Action potential is a binary electrical process that occurs in the membrane of our neurons. At what is called resting potential, our neurons are polarized so that they are negatively charged within the membrane and the extracellular space is positively charged. Embedded in the membrane are potassium ion channels and sodium ion channels that open for K+ ions to slowly flow out while Na+ slowly flows in when given a small type of stimulus. This flow of ions causes the depolarization of the membrane and the decrease of the resting concentration gradient, and if the stimulus is significant enough to depolarize the membrane past the threshold, then an action potential will occur. When an action potential occurs, Na+ ions flow rapidly into the membrane while K+ ions flow rapidly out.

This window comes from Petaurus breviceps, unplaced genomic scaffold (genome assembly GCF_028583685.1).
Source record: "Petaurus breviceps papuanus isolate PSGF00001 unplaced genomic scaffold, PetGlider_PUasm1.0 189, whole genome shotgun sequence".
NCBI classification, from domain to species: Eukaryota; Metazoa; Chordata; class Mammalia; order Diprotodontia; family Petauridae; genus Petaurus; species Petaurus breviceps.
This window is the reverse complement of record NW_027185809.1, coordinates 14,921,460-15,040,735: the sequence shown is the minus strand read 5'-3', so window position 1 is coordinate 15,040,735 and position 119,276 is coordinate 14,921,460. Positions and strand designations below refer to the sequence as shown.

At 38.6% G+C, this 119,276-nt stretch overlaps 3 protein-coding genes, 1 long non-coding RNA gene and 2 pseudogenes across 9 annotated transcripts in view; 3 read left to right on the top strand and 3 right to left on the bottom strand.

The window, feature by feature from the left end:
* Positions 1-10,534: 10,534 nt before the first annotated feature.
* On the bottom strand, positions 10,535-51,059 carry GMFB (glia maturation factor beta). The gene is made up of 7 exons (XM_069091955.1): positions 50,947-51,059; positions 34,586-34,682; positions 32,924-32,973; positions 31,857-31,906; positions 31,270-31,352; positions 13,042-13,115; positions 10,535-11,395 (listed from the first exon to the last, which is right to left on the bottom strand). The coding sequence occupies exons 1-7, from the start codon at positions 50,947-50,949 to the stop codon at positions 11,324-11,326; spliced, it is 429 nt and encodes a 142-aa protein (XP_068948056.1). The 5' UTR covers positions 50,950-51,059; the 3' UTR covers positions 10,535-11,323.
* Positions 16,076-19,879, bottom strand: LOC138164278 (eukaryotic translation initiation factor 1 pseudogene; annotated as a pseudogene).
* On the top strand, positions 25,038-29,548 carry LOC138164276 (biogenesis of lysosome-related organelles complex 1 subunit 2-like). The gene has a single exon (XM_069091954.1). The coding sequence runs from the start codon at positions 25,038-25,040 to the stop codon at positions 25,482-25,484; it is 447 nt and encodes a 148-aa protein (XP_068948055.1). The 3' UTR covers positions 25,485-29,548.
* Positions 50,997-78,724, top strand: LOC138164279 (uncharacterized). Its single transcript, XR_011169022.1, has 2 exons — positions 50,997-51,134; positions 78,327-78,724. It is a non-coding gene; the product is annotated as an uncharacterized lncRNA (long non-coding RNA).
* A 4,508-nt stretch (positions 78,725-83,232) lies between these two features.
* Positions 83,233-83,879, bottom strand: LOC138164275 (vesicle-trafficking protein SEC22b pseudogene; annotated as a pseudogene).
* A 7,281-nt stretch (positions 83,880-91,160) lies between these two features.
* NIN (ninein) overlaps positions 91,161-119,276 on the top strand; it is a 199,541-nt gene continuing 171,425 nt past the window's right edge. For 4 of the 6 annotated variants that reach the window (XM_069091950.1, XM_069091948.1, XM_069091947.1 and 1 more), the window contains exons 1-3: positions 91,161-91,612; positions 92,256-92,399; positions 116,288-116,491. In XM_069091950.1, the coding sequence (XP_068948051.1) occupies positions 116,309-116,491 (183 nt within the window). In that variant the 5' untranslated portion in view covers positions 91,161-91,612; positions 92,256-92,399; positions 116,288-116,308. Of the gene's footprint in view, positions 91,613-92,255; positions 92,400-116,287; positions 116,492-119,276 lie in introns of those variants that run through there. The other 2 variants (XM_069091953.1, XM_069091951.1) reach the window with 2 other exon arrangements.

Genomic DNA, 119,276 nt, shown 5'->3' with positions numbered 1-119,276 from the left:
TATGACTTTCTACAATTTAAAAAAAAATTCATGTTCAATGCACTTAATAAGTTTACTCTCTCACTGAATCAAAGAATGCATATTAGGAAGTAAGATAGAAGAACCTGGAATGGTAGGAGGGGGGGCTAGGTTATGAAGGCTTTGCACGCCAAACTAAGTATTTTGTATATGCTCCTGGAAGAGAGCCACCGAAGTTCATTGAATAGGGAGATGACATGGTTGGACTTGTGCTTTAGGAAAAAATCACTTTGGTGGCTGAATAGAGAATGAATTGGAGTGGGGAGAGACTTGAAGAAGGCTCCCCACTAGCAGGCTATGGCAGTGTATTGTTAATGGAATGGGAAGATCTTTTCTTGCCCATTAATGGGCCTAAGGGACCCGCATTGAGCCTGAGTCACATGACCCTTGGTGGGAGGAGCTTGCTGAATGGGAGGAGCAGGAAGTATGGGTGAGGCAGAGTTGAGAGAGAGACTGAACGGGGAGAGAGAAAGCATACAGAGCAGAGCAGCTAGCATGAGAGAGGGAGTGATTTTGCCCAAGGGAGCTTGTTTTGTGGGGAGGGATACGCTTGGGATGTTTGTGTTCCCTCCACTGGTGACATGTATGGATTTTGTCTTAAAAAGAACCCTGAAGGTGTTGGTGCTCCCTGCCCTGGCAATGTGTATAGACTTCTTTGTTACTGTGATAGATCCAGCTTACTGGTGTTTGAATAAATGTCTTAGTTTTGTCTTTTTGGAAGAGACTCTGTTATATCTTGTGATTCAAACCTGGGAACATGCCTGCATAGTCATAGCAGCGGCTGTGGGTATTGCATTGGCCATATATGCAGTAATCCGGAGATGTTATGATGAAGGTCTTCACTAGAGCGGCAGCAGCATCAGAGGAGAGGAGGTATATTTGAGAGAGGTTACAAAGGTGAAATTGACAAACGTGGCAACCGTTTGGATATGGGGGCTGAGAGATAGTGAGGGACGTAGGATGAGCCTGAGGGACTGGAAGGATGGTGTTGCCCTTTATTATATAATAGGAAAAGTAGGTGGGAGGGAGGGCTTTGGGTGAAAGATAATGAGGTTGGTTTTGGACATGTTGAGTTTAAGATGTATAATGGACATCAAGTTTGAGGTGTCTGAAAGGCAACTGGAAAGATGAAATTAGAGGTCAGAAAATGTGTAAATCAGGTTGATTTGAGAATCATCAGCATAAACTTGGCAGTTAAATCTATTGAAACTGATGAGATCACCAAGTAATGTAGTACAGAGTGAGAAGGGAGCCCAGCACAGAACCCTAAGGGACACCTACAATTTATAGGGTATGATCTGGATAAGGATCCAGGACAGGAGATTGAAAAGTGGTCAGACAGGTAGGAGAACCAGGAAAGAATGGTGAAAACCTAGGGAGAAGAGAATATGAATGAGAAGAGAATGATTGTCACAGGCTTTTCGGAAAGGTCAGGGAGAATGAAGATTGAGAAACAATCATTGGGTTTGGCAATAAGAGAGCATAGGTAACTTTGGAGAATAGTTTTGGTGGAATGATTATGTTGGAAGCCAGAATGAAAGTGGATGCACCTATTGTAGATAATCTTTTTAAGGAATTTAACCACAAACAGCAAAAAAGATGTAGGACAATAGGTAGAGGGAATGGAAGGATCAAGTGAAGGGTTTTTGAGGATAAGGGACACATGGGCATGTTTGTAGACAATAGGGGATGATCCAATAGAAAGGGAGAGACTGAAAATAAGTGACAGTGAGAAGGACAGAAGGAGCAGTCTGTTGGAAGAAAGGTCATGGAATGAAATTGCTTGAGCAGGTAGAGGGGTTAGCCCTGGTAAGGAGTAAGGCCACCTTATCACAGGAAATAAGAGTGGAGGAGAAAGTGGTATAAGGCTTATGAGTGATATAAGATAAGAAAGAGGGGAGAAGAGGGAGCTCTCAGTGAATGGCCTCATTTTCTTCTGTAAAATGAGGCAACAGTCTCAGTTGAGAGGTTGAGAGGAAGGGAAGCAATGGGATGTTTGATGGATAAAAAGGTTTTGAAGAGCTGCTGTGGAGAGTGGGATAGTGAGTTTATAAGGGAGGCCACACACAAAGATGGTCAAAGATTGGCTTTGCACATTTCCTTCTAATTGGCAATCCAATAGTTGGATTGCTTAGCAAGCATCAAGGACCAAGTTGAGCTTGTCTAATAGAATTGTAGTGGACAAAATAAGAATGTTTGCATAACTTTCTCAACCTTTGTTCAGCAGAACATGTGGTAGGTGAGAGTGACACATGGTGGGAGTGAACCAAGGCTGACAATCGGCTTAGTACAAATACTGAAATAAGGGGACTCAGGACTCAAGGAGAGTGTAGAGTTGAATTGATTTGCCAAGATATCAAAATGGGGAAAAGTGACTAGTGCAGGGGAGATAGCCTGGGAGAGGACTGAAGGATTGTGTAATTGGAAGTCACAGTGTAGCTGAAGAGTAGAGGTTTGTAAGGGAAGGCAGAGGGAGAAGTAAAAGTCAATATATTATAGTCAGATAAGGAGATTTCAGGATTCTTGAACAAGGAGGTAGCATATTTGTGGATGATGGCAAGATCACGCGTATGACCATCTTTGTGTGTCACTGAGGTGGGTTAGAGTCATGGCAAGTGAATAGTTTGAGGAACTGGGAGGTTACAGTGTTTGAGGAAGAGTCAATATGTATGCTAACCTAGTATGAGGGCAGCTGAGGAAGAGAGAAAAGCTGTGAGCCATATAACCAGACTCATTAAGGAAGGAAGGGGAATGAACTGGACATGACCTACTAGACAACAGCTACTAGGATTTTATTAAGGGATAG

Saltatory conduction increases the rate of nerve transmission through action potential from 5 meters/second (11mph) to 150 meters/second (330mph).

 

The main problem with having this new multitude of unmyelinated nerve fibers (otherwise known as unmedullated) suddenly in the central nervous system lies in the fact that unmyelinated axons are used primarily for sensory nerve signals. These neurons are either unmyelinated or sparsely myelinated, as they travel at much slower speeds and create duller signals. This specific type of nerve structure, the peripheral postganglionic autonomic fibers, has a great deal to do with how our body feels pain. Everyone has stubbed a toe in the past, and the feeling we get at first is a quick shooting pain that then dulls down to a bearable throbbing. Those quick shooting pains are the doing of medullated axons called A delta fibers that send pain signals quickly to the brain, and the slow and dull pulsing pain accounts for the unmedullated fibers named C fibers. Unmyelinated axons are also much smaller and travel shorter distances.